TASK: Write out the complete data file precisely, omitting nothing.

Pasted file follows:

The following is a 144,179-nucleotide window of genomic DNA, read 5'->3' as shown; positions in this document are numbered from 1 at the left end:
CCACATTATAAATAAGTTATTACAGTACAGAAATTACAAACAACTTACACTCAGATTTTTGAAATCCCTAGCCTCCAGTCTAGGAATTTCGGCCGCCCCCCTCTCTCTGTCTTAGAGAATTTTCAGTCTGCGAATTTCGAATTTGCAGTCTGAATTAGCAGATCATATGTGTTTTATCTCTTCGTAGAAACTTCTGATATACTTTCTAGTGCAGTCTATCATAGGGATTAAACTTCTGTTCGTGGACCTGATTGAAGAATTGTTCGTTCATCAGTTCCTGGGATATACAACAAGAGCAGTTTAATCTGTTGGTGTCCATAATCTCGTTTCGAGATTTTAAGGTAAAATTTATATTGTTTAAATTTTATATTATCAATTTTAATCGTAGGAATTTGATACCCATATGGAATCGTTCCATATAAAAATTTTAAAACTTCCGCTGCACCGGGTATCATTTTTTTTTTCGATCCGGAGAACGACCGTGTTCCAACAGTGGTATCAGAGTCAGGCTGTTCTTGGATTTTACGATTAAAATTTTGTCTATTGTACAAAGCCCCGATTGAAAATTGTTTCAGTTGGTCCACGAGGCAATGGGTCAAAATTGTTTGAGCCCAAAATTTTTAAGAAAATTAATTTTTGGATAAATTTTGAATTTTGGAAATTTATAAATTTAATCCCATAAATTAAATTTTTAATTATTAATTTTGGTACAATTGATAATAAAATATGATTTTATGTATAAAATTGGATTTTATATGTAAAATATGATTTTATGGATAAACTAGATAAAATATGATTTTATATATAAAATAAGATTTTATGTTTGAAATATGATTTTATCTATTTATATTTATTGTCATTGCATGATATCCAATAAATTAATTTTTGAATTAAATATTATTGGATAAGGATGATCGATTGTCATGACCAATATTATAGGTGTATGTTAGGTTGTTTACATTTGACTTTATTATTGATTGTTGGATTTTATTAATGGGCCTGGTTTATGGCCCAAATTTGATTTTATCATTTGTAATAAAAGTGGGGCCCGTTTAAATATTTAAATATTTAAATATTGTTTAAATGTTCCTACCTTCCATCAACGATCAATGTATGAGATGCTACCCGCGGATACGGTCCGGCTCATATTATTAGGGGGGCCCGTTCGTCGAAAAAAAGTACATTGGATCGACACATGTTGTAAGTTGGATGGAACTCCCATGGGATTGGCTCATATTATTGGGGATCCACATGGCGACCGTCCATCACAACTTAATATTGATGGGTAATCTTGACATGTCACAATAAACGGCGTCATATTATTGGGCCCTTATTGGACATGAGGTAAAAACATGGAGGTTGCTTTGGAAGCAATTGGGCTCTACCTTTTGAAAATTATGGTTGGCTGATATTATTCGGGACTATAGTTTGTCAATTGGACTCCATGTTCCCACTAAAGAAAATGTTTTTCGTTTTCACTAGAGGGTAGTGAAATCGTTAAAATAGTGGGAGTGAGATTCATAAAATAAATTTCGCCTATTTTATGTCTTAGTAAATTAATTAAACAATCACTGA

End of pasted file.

The following is a 144,179-nucleotide window of genomic DNA, read 5'->3' as shown; positions in this document are numbered from 1 at the left end:
CCACATTATAAATAAGTTATTACAGTACAGAAATTACAAACAACTTACACTCAGATTTTTGAAATCCCTAGCCTCCAGTCTAGGAATTTCGGCCGCCCCCCTCTCTCTGTCTTAGAGAATTTTCAGTCTGCGAATTTCGAATTTGCAGTCTGAATTAGCAGATCATATGTGTTTTATCTCTTCGTAGAAACTTCTGATATACTTTCTAGTGCAGTCTATCATAGGGATTAAACTTCTGTTCGTGGACCTGATTGAAGAATTGTTCGTTCATCAGTTCCTGGGATATACAACAAGAGCAGTTTAATCTGTTGGTGTCCATAATCTCGTTTCGAGATTTTAAGGTAAAATTTATATTGTTTAAATTTTATATTATCAATTTTAATCGTAGGAATTTGATACCCATATGGAATCGTTCCATATAAAAATTTTAAAACTTCCGCTGCACCGGGTATCATTTTTTTTTTCGATCCGGAGAACGACCGTGTTCCAACAGTGGTATCAGAGTCAGGCTGTTCTTGGATTTTACGATTAAAATTTTGTCTATTGTACAAAGCCCCGATTGAAAATTGTTTCAGTTGGTCCACGAGGCAATGGGTCAAAATTGTTTGAGCCCAAAATTTTTAAGAAAATTAATTTTTGGATAAATTTTGAATTTTGGAAATTTATAAATTTAATCCCATAAATTAAATTTTTAATTATTAATTTTGGTACAATTGATAATAAAATATGATTTTATGTATAAAATTGGATTTTATATGTAAAATATGATTTTATGGATAAACTAGATAAAATATGATTTTATATATAAAATAAGATTTTATGTTTGAAATATGATTTTATCTATTTATATTTATTGTCATTGCATGATATCCAATAAATTAATTTTTGAATTAAATATTATTGGATAAGGATGATCGATTGTCATGACCAATATTATAGGTGTATGTTAGGTTGTTTACATTTGACTTTATTATTGATTGTTGGATTTTATTAATGGGCCTGGTTTATGGCCCAAATTTGATTTTATCATTTGTAATAAAAGTGGGGCCCGTTTAAATATTTAAATATTTAAATATTGTTTAAATGTTCCTACCTTCCATCAACGATCAATGTATGAGATGCTACCCGCGGATACGGTCCGGCTCATATTATTAGGGGGGCCCGTTCGTCGAAAAAAAGTACATTGGATCGACACATGTTGTAAGTTGGATGGAACTCCCATGGGATTGGCTCATATTATTGGGGATCCACATGGCGACCGTCCATCACAACTTAATATTGATGGGTAATCTTGACATGTCACAATAAACGGCGTCATATTATTGGGCCCTTATTGGACATGAGGTAAAAACATGGAGGTTGCTTTGGAAGCAATTGGGCTCTACCTTTTGAAAATTATGGTTGGCTGATATTATTCGGGACTATAGTTTGTCAATTGGACTCCATGTTCCCACTAAAGAAAATGTTTTTCGTTTTCACTAGAGGGTAGTGAAATCGTTAAAATAGTGGGAGTGAGATTCATAAAATAAATTTCGCCTATTTTATGTCTTAGTAAATTAATTAAACAATCACTGA